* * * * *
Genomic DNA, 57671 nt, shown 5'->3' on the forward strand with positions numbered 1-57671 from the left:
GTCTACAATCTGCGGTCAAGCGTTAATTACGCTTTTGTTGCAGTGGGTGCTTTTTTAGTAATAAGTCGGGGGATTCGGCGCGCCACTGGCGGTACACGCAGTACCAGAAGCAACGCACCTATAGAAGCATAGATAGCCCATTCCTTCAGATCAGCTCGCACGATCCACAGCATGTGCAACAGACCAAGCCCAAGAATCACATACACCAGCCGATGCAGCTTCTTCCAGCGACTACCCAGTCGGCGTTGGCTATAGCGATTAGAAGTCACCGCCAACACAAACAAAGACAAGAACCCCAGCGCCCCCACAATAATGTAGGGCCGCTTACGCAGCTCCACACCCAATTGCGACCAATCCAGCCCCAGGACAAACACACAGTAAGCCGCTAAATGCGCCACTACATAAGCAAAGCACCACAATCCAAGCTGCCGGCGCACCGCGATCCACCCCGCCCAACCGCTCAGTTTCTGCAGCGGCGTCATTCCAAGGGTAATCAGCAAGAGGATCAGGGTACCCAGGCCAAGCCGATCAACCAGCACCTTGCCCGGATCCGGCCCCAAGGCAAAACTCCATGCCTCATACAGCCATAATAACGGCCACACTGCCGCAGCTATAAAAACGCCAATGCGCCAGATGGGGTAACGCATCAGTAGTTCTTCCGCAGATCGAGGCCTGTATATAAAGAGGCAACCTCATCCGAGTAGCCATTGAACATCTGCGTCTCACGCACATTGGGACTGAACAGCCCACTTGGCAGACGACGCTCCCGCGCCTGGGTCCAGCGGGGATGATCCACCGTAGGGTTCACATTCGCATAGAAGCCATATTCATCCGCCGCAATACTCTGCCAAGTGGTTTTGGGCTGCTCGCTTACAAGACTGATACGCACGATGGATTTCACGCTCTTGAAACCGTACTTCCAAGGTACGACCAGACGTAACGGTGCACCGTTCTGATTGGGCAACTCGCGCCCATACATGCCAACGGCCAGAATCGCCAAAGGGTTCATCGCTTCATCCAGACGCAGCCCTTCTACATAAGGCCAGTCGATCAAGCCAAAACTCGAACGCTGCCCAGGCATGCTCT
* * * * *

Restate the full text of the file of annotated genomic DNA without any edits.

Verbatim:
Genomic DNA, 57671 nt, shown 5'->3' on the forward strand with positions numbered 1-57671 from the left:
GTCTACAATCTGCGGTCAAGCGTTAATTACGCTTTTGTTGCAGTGGGTGCTTTTTTAGTAATAAGTCGGGGGATTCGGCGCGCCACTGGCGGTACACGCAGTACCAGAAGCAACGCACCTATAGAAGCATAGATAGCCCATTCCTTCAGATCAGCTCGCACGATCCACAGCATGTGCAACAGACCAAGCCCAAGAATCACATACACCAGCCGATGCAGCTTCTTCCAGCGACTACCCAGTCGGCGTTGGCTATAGCGATTAGAAGTCACCGCCAACACAAACAAAGACAAGAACCCCAGCGCCCCCACAATAATGTAGGGCCGCTTACGCAGCTCCACACCCAATTGCGACCAATCCAGCCCCAGGACAAACACACAGTAAGCCGCTAAATGCGCCACTACATAAGCAAAGCACCACAATCCAAGCTGCCGGCGCACCGCGATCCACCCCGCCCAACCGCTCAGTTTCTGCAGCGGCGTCATTCCAAGGGTAATCAGCAAGAGGATCAGGGTACCCAGGCCAAGCCGATCAACCAGCACCTTGCCCGGATCCGGCCCCAAGGCAAAACTCCATGCCTCATACAGCCATAATAACGGCCACACTGCCGCAGCTATAAAAACGCCAATGCGCCAGATGGGGTAACGCATCAGTAGTTCTTCCGCAGATCGAGGCCTGTATATAAAGAGGCAACCTCATCCGAGTAGCCATTGAACATCTGCGTCTCACGCACATTGGGACTGAACAGCCCACTTGGCAGACGACGCTCCCGCGCCTGGGTCCAGCGGGGATGATCCACCGTAGGGTTCACATTCGCATAGAAGCCATATTCATCCGCCGCAATACTCTGCCAAGTGGTTTTGGGCTGCTCGCTTACAAGACTGATACGCACGATGGATTTCACGCTCTTGAAACCGTACTTCCAAGGTACGACCAGACGTAACGGTGCACCGTTCTGATTGGGCAACTCGCGCCCATACATGCCAACGGCCAGAATCGCCAAAGGGTTCATCGCTTCATCCAGACGCAGCCCTTCTACATAAGGCCAGTCGATCAAGCCAAAACTCGAACGCTGCCCAGGCATGCTCT